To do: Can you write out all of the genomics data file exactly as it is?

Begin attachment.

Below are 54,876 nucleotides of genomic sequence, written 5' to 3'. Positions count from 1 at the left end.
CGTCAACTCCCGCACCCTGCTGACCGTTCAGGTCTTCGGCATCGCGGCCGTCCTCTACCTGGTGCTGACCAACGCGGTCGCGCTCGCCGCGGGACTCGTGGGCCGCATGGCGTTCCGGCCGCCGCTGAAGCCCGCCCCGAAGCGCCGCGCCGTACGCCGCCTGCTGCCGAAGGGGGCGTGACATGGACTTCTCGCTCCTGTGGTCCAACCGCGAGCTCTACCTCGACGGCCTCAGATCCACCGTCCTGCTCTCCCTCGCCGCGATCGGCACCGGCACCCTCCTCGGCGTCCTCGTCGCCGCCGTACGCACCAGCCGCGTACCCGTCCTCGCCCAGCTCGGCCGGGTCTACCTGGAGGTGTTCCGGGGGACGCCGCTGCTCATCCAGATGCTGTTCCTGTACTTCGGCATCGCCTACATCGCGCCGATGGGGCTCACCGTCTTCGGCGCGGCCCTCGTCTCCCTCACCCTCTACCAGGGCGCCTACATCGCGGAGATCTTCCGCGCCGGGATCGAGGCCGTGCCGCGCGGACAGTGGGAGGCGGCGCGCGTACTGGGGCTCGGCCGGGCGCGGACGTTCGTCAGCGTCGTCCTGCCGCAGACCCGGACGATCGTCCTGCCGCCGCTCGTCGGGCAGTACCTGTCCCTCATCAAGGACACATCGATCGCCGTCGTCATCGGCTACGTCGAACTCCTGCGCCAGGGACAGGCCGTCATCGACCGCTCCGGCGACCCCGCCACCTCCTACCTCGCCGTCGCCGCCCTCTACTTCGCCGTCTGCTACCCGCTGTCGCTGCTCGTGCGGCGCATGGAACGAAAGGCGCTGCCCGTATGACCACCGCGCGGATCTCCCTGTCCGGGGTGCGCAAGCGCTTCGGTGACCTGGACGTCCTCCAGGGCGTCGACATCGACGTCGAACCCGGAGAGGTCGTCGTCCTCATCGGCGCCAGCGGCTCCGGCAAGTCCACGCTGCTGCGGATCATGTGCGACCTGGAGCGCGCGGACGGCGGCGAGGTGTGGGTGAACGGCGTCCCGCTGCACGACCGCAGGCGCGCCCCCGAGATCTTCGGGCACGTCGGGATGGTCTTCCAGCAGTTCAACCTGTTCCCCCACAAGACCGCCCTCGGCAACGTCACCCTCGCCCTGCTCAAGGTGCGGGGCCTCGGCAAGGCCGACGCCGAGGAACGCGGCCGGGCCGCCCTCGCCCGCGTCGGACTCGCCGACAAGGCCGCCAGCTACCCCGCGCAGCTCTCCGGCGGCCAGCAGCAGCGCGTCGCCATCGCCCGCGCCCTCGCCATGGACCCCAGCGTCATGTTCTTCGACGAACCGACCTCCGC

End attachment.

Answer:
Below are 54,876 nucleotides of genomic sequence, written 5' to 3'. Positions count from 1 at the left end.
CGTCAACTCCCGCACCCTGCTGACCGTTCAGGTCTTCGGCATCGCGGCCGTCCTCTACCTGGTGCTGACCAACGCGGTCGCGCTCGCCGCGGGACTCGTGGGCCGCATGGCGTTCCGGCCGCCGCTGAAGCCCGCCCCGAAGCGCCGCGCCGTACGCCGCCTGCTGCCGAAGGGGGCGTGACATGGACTTCTCGCTCCTGTGGTCCAACCGCGAGCTCTACCTCGACGGCCTCAGATCCACCGTCCTGCTCTCCCTCGCCGCGATCGGCACCGGCACCCTCCTCGGCGTCCTCGTCGCCGCCGTACGCACCAGCCGCGTACCCGTCCTCGCCCAGCTCGGCCGGGTCTACCTGGAGGTGTTCCGGGGGACGCCGCTGCTCATCCAGATGCTGTTCCTGTACTTCGGCATCGCCTACATCGCGCCGATGGGGCTCACCGTCTTCGGCGCGGCCCTCGTCTCCCTCACCCTCTACCAGGGCGCCTACATCGCGGAGATCTTCCGCGCCGGGATCGAGGCCGTGCCGCGCGGACAGTGGGAGGCGGCGCGCGTACTGGGGCTCGGCCGGGCGCGGACGTTCGTCAGCGTCGTCCTGCCGCAGACCCGGACGATCGTCCTGCCGCCGCTCGTCGGGCAGTACCTGTCCCTCATCAAGGACACATCGATCGCCGTCGTCATCGGCTACGTCGAACTCCTGCGCCAGGGACAGGCCGTCATCGACCGCTCCGGCGACCCCGCCACCTCCTACCTCGCCGTCGCCGCCCTCTACTTCGCCGTCTGCTACCCGCTGTCGCTGCTCGTGCGGCGCATGGAACGAAAGGCGCTGCCCGTATGACCACCGCGCGGATCTCCCTGTCCGGGGTGCGCAAGCGCTTCGGTGACCTGGACGTCCTCCAGGGCGTCGACATCGACGTCGAACCCGGAGAGGTCGTCGTCCTCATCGGCGCCAGCGGCTCCGGCAAGTCCACGCTGCTGCGGATCATGTGCGACCTGGAGCGCGCGGACGGCGGCGAGGTGTGGGTGAACGGCGTCCCGCTGCACGACCGCAGGCGCGCCCCCGAGATCTTCGGGCACGTCGGGATGGTCTTCCAGCAGTTCAACCTGTTCCCCCACAAGACCGCCCTCGGCAACGTCACCCTCGCCCTGCTCAAGGTGCGGGGCCTCGGCAAGGCCGACGCCGAGGAACGCGGCCGGGCCGCCCTCGCCCGCGTCGGACTCGCCGACAAGGCCGCCAGCTACCCCGCGCAGCTCTCCGGCGGCCAGCAGCAGCGCGTCGCCATCGCCCGCGCCCTCGCCATGGACCCCAGCGTCATGTTCTTCGACGAACCGACCTCCGC